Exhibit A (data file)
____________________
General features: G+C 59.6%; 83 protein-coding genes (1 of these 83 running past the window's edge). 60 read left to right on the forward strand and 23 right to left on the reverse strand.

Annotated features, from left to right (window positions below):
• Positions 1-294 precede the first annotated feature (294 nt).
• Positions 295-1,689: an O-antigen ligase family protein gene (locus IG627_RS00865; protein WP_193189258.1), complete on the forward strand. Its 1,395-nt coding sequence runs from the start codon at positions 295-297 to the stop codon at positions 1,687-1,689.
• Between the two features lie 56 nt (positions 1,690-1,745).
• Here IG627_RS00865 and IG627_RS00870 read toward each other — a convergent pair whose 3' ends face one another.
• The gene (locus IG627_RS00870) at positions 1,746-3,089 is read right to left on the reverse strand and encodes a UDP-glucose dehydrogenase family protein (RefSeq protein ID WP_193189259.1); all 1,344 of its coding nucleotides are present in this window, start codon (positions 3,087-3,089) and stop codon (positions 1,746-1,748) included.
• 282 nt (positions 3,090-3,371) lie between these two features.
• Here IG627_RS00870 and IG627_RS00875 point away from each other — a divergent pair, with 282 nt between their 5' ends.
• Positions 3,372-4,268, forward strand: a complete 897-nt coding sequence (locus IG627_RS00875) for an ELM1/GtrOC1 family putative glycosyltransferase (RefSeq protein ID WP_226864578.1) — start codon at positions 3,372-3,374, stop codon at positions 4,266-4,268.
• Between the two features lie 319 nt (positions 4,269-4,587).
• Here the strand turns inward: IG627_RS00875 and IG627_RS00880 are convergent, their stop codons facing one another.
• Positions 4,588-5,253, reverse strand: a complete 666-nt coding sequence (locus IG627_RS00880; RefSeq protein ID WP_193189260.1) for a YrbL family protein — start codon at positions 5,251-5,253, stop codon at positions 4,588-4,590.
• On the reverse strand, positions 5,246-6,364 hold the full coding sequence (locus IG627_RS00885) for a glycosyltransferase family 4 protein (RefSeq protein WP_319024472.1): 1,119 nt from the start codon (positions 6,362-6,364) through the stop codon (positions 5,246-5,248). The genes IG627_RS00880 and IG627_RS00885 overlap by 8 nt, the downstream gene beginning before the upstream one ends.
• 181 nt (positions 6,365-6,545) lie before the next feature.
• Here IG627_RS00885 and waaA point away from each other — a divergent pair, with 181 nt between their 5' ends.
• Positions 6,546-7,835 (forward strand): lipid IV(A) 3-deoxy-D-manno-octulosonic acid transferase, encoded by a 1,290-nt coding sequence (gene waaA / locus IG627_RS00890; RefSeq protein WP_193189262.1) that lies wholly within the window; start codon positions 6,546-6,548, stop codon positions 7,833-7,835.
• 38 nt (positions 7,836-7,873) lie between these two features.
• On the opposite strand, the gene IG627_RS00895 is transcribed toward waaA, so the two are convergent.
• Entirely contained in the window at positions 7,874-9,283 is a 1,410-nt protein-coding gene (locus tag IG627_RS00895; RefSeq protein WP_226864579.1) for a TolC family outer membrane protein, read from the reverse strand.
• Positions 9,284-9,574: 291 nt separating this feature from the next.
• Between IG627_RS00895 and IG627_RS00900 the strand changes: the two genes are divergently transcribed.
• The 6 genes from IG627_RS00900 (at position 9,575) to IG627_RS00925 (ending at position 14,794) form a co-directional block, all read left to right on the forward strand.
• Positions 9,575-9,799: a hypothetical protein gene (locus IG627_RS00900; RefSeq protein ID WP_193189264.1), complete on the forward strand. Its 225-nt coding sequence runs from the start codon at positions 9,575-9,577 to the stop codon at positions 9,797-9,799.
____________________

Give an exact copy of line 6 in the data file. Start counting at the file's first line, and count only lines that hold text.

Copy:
• Here IG627_RS00865 and IG627_RS00870 read toward each other — a convergent pair whose 3' ends face one another.